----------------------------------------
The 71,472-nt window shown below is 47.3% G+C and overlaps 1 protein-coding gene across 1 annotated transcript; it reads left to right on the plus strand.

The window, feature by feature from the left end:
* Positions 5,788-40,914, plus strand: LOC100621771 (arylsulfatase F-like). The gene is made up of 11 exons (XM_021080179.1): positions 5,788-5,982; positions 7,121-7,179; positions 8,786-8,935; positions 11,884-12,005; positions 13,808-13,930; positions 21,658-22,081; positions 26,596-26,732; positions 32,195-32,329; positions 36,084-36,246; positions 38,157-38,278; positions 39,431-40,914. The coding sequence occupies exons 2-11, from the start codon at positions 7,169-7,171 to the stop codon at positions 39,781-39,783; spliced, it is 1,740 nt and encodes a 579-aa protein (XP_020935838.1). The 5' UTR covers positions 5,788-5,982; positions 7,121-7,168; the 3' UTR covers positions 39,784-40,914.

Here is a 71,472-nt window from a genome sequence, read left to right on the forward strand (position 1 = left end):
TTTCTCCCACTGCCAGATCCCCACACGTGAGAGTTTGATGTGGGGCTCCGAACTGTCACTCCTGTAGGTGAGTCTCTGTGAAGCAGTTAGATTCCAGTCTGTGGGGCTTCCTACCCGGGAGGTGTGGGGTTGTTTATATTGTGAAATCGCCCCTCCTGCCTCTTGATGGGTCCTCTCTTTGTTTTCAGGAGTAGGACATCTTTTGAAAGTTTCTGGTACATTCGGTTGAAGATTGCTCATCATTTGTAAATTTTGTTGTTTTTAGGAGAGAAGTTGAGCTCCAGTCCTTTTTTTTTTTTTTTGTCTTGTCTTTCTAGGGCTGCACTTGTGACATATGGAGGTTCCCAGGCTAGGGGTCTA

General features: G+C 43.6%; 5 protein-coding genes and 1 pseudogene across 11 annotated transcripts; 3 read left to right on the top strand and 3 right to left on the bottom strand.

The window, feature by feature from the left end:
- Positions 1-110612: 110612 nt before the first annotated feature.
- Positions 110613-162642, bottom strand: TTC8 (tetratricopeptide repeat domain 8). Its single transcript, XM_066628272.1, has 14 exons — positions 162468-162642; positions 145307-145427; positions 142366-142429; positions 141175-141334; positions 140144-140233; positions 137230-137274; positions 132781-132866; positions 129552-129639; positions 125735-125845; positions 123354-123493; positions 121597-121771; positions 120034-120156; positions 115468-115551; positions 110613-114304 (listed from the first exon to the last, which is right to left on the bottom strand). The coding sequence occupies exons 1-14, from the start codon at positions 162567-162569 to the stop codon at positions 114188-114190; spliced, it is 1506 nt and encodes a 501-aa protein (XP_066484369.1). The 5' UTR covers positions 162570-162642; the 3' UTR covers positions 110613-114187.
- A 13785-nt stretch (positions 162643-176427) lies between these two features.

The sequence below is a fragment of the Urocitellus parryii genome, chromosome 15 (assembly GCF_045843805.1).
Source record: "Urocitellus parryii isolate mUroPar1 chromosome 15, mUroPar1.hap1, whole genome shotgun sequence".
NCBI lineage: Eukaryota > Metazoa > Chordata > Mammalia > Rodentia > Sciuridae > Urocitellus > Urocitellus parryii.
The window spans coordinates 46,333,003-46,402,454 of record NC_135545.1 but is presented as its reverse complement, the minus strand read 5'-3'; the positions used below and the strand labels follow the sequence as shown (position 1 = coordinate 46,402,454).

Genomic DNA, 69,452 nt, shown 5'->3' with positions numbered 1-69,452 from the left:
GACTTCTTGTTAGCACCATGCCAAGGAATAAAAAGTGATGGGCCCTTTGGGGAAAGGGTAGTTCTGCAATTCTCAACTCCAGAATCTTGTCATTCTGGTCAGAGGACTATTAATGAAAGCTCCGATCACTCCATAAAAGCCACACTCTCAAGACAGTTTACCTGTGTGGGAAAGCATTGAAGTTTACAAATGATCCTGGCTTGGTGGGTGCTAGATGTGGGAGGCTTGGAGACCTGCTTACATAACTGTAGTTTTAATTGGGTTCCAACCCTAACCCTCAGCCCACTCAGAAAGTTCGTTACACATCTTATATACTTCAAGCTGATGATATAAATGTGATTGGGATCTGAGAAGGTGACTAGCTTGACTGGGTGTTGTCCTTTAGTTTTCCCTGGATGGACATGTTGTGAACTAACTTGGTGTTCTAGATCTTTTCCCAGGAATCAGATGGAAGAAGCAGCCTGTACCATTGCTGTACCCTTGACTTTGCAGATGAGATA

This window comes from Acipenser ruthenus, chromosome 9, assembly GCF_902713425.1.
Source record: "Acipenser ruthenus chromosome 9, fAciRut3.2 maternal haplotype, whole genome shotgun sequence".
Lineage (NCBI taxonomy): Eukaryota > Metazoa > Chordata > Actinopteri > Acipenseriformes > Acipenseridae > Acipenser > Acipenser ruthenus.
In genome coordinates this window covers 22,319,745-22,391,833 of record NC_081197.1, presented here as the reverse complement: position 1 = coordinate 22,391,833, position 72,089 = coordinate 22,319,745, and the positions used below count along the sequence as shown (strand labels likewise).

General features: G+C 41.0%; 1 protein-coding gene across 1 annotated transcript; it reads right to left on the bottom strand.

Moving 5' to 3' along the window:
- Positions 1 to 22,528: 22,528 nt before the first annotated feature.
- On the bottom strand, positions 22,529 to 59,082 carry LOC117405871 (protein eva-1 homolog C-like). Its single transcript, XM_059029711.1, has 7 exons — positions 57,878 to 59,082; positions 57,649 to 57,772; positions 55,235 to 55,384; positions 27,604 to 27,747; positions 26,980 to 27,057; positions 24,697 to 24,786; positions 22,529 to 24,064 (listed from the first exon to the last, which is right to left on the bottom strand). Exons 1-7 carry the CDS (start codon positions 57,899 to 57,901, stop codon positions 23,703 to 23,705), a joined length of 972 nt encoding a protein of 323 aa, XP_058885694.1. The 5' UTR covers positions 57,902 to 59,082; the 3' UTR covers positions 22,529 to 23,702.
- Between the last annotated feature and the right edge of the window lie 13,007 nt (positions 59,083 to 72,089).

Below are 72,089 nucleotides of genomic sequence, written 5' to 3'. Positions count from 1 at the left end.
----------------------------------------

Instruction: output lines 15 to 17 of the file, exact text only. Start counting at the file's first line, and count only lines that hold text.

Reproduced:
Genomic DNA, 69,452 nt, shown 5'->3' with positions numbered 1-69,452 from the left:
GACTTCTTGTTAGCACCATGCCAAGGAATAAAAAGTGATGGGCCCTTTGGGGAAAGGGTAGTTCTGCAATTCTCAACTCCAGAATCTTGTCATTCTGGTCAGAGGACTATTAATGAAAGCTCCGATCACTCCATAAAAGCCACACTCTCAAGACAGTTTACCTGTGTGGGAAAGCATTGAAGTTTACAAATGATCCTGGCTTGGTGGGTGCTAGATGTGGGAGGCTTGGAGACCTGCTTACATAACTGTAGTTTTAATTGGGTTCCAACCCTAACCCTCAGCCCACTCAGAAAGTTCGTTACACATCTTATATACTTCAAGCTGATGATATAAATGTGATTGGGATCTGAGAAGGTGACTAGCTTGACTGGGTGTTGTCCTTTAGTTTTCCCTGGATGGACATGTTGTGAACTAACTTGGTGTTCTAGATCTTTTCCCAGGAATCAGATGGAAGAAGCAGCCTGTACCATTGCTGTACCCTTGACTTTGCAGATGAGATA

This window comes from Acipenser ruthenus, chromosome 9, assembly GCF_902713425.1.